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I'm working on a project for school and the instructor insists that all code go into one .cpp file (for easier grading on his part). I would like to define multiple classes within this file. Will I run into any problems in doing this?

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2  
You could put your classes in whatever headers you want, then run gcc -E, and send the instructor the output. Don't really do that, because (a) your instructor will refuse to read it, and (b) all the inserts from standard headers will trigger plagiarism alerts. But if you take a look at that output once, and note that it's compilable, you'll see that you can do anything you like in a cpp file that you can do in headers. –  Steve Jessop Dec 7 '09 at 18:04
1  
If your instructor has requested that you submit a single file, then isn't it reasonable to assume that your programming language allows such a thing? What reason did you have to doubt your instructor on this particular matter? –  Rob Kennedy Dec 7 '09 at 18:37
    
@Rob: good point given that we know the answer, but consider that instructors frequently impose conditions such as: "without using recursive calls, only loops"; "only using recursive calls, no loops"; and in general "hanging upside down with one hand tied behind your back". No doubt for sound teaching reasons, but it does mean that your assumption is not always correct or reasonable ;-) –  Steve Jessop Dec 8 '09 at 1:58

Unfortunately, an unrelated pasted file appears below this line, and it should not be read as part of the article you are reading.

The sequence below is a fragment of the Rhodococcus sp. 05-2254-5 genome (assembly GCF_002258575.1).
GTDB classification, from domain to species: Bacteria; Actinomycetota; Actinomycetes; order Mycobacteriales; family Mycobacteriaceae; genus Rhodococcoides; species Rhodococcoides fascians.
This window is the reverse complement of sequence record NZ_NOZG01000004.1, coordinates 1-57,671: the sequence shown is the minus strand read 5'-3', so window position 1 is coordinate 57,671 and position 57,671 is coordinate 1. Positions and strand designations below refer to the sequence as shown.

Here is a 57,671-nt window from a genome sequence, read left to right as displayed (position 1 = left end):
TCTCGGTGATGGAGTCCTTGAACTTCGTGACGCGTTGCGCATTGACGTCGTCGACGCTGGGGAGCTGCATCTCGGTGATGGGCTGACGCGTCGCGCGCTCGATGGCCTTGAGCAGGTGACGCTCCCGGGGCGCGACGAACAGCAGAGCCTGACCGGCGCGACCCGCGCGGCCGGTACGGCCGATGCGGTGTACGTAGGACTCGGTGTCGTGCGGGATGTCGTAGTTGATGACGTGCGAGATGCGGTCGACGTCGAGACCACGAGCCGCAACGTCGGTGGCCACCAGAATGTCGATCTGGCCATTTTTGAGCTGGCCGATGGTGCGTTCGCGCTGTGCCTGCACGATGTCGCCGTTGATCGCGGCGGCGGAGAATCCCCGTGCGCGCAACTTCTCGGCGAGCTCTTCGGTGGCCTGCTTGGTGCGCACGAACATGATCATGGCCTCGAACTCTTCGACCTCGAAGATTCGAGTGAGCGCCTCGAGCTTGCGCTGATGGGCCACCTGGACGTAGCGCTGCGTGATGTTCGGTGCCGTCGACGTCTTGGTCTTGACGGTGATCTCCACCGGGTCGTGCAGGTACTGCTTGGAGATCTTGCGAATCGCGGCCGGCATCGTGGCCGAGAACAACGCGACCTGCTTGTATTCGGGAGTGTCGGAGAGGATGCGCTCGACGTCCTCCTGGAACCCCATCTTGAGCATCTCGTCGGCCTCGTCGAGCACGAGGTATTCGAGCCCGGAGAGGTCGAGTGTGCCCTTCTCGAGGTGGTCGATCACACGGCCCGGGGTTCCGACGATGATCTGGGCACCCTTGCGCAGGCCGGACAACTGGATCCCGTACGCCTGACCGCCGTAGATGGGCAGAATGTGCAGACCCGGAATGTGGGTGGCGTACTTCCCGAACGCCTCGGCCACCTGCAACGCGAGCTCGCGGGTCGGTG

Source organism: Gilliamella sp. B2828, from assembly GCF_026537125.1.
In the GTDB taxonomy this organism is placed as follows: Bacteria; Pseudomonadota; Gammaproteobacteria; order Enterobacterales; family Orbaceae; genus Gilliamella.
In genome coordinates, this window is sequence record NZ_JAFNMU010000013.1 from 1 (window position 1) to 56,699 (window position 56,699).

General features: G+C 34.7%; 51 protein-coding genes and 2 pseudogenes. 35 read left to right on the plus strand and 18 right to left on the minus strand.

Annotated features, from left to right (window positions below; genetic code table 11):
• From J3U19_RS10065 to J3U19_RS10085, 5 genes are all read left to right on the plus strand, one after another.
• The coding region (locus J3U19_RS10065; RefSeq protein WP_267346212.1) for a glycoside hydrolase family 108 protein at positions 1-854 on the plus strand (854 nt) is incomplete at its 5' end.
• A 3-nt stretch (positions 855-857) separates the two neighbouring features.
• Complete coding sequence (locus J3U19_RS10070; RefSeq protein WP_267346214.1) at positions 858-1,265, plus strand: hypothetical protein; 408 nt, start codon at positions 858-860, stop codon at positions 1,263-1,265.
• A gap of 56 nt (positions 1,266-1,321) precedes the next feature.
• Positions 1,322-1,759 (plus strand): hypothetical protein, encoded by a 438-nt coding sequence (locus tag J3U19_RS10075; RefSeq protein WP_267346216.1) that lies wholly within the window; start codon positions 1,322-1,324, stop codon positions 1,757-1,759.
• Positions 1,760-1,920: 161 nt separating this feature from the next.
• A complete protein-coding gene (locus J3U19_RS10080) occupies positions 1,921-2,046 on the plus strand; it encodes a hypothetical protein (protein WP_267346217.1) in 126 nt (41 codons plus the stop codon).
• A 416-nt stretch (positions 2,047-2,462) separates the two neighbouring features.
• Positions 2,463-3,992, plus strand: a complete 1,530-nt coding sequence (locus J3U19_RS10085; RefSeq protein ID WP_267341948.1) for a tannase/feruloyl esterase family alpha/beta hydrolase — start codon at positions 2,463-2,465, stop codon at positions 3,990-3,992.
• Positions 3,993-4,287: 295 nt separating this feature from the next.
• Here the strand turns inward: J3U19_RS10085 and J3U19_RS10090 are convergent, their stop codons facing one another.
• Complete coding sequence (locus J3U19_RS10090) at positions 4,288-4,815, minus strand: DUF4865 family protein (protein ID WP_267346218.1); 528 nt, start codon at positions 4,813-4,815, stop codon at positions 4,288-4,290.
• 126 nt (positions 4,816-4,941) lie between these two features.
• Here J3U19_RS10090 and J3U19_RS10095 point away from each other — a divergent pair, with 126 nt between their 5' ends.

11 Answers 11

up vote 17 down vote accepted

There is no rule you have to follow (like in java). You're free to place and name classes in however named files you like (besides the suffix).

However its another question if that is good practices (its not!).

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To add to this, don't forget that you have to put the classes you are going to use before your main class or the compiler won't find them. (unless you use forward declaration) –  DaMacc Dec 7 '09 at 17:59

Yes, you can. This is easily verifiable.

class C
{
};

class D
{
};

int main(int argc, char**argv)
{
  return 0;
}
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2  
although the usual C++ disclaimer applies, "just because your compiler accepts it doesn't mean it's allowed according to the C++ standard" (although in this case it is of course perfectly valid) –  jalf Dec 7 '09 at 18:08
    
Yes, good point. –  Brian R. Bondy Dec 7 '09 at 19:34

There is no problem in writing multiple classes into single file. It is only matter of maintenance style.

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You can perfectly have several classes declared and defined in the same file.

You have to be careful, though, when a class depends on another which comes later. If a class A is to be a member of another class B, the compiler needs its complete declaration (so that it knows its size), and you need to put it higher up in the file. If this member is just a pointer however (which has a size independent of the size of the class pointed to), a simple forward-declaration of the pointed-to class is enough.

Note that with the #include mechanism, that's pretty much what happens anyway: the preprocessor will "copy-paste" all included files into the file being compiled. To the compiler, it's just the same.